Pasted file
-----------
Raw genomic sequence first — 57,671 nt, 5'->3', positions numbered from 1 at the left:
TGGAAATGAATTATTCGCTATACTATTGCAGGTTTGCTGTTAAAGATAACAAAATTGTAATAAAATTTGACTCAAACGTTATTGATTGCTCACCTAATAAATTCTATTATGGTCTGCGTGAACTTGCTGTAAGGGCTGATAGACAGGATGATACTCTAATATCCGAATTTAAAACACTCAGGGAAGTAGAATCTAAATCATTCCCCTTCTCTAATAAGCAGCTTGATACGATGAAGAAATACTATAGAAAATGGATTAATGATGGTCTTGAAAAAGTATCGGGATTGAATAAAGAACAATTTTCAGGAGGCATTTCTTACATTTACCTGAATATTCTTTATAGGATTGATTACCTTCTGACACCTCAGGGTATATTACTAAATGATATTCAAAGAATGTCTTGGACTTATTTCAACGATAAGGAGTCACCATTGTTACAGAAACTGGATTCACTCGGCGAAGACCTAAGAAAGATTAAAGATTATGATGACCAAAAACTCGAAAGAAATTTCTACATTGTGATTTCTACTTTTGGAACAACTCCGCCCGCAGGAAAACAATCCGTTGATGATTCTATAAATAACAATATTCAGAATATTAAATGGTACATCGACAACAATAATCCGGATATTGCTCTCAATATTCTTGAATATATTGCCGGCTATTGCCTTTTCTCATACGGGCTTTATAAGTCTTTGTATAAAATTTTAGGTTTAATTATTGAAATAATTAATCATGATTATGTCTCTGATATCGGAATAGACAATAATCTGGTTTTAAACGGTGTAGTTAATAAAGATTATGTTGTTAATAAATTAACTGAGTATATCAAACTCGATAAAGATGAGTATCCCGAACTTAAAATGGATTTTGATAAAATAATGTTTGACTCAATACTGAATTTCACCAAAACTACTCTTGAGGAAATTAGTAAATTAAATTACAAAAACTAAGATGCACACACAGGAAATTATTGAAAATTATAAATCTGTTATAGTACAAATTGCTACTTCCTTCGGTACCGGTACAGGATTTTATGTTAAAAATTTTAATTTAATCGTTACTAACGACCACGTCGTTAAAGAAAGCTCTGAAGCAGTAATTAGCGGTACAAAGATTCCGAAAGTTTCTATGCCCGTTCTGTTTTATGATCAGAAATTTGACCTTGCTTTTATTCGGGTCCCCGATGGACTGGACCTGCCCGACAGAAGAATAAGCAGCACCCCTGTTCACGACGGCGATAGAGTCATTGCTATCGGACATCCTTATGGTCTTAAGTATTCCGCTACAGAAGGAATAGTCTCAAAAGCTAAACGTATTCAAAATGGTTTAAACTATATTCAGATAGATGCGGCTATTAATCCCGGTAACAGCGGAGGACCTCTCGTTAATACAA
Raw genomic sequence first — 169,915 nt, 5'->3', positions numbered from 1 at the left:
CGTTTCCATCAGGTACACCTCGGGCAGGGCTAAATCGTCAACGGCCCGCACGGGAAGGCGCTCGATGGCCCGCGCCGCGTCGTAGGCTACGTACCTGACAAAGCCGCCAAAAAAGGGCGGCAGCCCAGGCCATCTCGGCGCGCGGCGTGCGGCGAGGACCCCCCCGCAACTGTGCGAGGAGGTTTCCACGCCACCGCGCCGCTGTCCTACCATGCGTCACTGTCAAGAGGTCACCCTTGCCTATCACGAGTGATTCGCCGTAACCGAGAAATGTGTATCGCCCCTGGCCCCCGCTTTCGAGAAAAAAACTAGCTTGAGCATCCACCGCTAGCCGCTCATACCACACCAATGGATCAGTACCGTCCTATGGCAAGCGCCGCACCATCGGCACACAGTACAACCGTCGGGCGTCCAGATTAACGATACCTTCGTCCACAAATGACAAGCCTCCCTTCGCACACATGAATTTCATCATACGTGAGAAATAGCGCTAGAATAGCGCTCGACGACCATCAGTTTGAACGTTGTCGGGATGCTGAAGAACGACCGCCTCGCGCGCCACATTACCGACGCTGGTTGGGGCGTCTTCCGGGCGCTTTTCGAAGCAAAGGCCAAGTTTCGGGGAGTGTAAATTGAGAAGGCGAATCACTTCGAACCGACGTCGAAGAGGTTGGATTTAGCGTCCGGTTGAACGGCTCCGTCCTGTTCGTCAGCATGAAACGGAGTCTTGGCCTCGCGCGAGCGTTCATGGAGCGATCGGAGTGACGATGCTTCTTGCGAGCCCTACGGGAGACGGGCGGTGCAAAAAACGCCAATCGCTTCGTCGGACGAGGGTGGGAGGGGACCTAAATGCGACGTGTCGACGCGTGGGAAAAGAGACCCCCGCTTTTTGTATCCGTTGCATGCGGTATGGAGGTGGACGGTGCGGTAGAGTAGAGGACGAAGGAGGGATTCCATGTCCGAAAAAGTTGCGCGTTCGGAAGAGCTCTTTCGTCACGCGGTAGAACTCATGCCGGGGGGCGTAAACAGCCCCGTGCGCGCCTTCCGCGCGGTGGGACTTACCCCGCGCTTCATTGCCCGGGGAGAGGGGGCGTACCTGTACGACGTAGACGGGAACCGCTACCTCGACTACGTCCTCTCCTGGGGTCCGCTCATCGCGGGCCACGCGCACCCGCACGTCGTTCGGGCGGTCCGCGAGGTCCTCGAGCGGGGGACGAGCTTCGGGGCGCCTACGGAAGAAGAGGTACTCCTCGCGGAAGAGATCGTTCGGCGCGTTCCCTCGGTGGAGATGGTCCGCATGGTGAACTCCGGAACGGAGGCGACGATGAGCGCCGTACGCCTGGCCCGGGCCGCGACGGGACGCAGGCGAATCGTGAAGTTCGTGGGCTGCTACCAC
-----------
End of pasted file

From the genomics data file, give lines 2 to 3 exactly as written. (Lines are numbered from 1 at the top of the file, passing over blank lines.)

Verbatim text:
TGGAAATGAATTATTCGCTATACTATTGCAGGTTTGCTGTTAAAGATAACAAAATTGTAATAAAATTTGACTCAAACGTTATTGATTGCTCACCTAATAAATTCTATTATGGTCTGCGTGAACTTGCTGTAAGGGCTGATAGACAGGATGATACTCTAATATCCGAATTTAAAACACTCAGGGAAGTAGAATCTAAATCATTCCCCTTCTCTAATAAGCAGCTTGATACGATGAAGAAATACTATAGAAAATGGATTAATGATGGTCTTGAAAAAGTATCGGGATTGAATAAAGAACAATTTTCAGGAGGCATTTCTTACATTTACCTGAATATTCTTTATAGGATTGATTACCTTCTGACACCTCAGGGTATATTACTAAATGATATTCAAAGAATGTCTTGGACTTATTTCAACGATAAGGAGTCACCATTGTTACAGAAACTGGATTCACTCGGCGAAGACCTAAGAAAGATTAAAGATTATGATGACCAAAAACTCGAAAGAAATTTCTACATTGTGATTTCTACTTTTGGAACAACTCCGCCCGCAGGAAAACAATCCGTTGATGATTCTATAAATAACAATATTCAGAATATTAAATGGTACATCGACAACAATAATCCGGATATTGCTCTCAATATTCTTGAATATATTGCCGGCTATTGCCTTTTCTCATACGGGCTTTATAAGTCTTTGTATAAAATTTTAGGTTTAATTATTGAAATAATTAATCATGATTATGTCTCTGATATCGGAATAGACAATAATCTGGTTTTAAACGGTGTAGTTAATAAAGATTATGTTGTTAATAAATTAACTGAGTATATCAAACTCGATAAAGATGAGTATCCCGAACTTAAAATGGATTTTGATAAAATAATGTTTGACTCAATACTGAATTTCACCAAAACTACTCTTGAGGAAATTAGTAAATTAAATTACAAAAACTAAGATGCACACACAGGAAATTATTGAAAATTATAAATCTGTTATAGTACAAATTGCTACTTCCTTCGGTACCGGTACAGGATTTTATGTTAAAAATTTTAATTTAATCGTTACTAACGACCACGTCGTTAAAGAAAGCTCTGAAGCAGTAATTAGCGGTACAAAGATTCCGAAAGTTTCTATGCCCGTTCTGTTTTATGATCAGAAATTTGACCTTGCTTTTATTCGGGTCCCCGATGGACTGGACCTGCCCGACAGAAGAATAAGCAGCACCCCTGTTCACGACGGCGATAGAGTCATTGCTATCGGACATCCTTATGGTCTTAAGTATTCCGCTACAGAAGGAATAGTCTCAAAAGCTAAACGTATTCAAAATGGTTTAAACTATATTCAGATAGATGCGGCTATTAATCCCGGTAACAGCGGAGGACCTCTCGTTAATACAA
Raw genomic sequence first — 169,915 nt, 5'->3', positions numbered from 1 at the left: